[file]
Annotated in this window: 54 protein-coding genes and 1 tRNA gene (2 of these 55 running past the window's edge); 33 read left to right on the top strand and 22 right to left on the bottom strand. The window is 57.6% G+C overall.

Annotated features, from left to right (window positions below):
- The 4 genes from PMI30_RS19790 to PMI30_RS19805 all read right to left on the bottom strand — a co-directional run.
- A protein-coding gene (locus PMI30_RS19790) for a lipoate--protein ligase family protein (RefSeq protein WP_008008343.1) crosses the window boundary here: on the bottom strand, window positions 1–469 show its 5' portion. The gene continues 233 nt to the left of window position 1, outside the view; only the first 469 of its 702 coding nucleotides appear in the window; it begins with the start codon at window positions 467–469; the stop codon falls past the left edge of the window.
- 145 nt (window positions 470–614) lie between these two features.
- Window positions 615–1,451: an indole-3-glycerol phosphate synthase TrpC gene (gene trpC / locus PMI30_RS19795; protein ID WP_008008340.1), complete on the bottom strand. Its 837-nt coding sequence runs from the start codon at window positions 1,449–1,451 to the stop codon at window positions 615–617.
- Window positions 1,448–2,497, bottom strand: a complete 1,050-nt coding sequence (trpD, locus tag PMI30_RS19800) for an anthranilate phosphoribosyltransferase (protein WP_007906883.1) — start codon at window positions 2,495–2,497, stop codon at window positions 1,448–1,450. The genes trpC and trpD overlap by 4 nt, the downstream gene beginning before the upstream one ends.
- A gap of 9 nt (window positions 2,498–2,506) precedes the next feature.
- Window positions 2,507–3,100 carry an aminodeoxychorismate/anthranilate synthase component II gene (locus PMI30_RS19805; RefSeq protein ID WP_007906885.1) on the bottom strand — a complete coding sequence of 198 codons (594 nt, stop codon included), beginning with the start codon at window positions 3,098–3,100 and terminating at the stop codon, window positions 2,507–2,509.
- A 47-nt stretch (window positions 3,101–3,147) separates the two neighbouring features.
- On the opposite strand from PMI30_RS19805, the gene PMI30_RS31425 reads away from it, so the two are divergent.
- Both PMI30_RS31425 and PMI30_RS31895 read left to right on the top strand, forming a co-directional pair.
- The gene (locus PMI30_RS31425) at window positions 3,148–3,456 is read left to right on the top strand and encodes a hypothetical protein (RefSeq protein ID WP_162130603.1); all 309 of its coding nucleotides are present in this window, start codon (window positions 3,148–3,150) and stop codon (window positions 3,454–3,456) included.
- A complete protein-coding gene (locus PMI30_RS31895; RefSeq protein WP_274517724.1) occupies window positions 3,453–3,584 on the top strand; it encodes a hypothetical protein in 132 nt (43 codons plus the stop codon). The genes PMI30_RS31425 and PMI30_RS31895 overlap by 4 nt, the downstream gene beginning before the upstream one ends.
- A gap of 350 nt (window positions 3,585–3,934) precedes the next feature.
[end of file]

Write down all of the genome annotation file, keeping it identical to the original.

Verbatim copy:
Annotated in this window: 54 protein-coding genes and 1 tRNA gene (2 of these 55 running past the window's edge); 33 read left to right on the top strand and 22 right to left on the bottom strand. The window is 57.6% G+C overall.

Annotated features, from left to right (window positions below):
- The 4 genes from PMI30_RS19790 to PMI30_RS19805 all read right to left on the bottom strand — a co-directional run.
- A protein-coding gene (locus PMI30_RS19790) for a lipoate--protein ligase family protein (RefSeq protein WP_008008343.1) crosses the window boundary here: on the bottom strand, window positions 1–469 show its 5' portion. The gene continues 233 nt to the left of window position 1, outside the view; only the first 469 of its 702 coding nucleotides appear in the window; it begins with the start codon at window positions 467–469; the stop codon falls past the left edge of the window.
- 145 nt (window positions 470–614) lie between these two features.
- Window positions 615–1,451: an indole-3-glycerol phosphate synthase TrpC gene (gene trpC / locus PMI30_RS19795; protein ID WP_008008340.1), complete on the bottom strand. Its 837-nt coding sequence runs from the start codon at window positions 1,449–1,451 to the stop codon at window positions 615–617.
- Window positions 1,448–2,497, bottom strand: a complete 1,050-nt coding sequence (trpD, locus tag PMI30_RS19800) for an anthranilate phosphoribosyltransferase (protein WP_007906883.1) — start codon at window positions 2,495–2,497, stop codon at window positions 1,448–1,450. The genes trpC and trpD overlap by 4 nt, the downstream gene beginning before the upstream one ends.
- A gap of 9 nt (window positions 2,498–2,506) precedes the next feature.
- Window positions 2,507–3,100 carry an aminodeoxychorismate/anthranilate synthase component II gene (locus PMI30_RS19805; RefSeq protein ID WP_007906885.1) on the bottom strand — a complete coding sequence of 198 codons (594 nt, stop codon included), beginning with the start codon at window positions 3,098–3,100 and terminating at the stop codon, window positions 2,507–2,509.
- A 47-nt stretch (window positions 3,101–3,147) separates the two neighbouring features.
- On the opposite strand from PMI30_RS19805, the gene PMI30_RS31425 reads away from it, so the two are divergent.
- Both PMI30_RS31425 and PMI30_RS31895 read left to right on the top strand, forming a co-directional pair.
- The gene (locus PMI30_RS31425) at window positions 3,148–3,456 is read left to right on the top strand and encodes a hypothetical protein (RefSeq protein ID WP_162130603.1); all 309 of its coding nucleotides are present in this window, start codon (window positions 3,148–3,150) and stop codon (window positions 3,454–3,456) included.
- A complete protein-coding gene (locus PMI30_RS31895; RefSeq protein WP_274517724.1) occupies window positions 3,453–3,584 on the top strand; it encodes a hypothetical protein in 132 nt (43 codons plus the stop codon). The genes PMI30_RS31425 and PMI30_RS31895 overlap by 4 nt, the downstream gene beginning before the upstream one ends.
- A gap of 350 nt (window positions 3,585–3,934) precedes the next feature.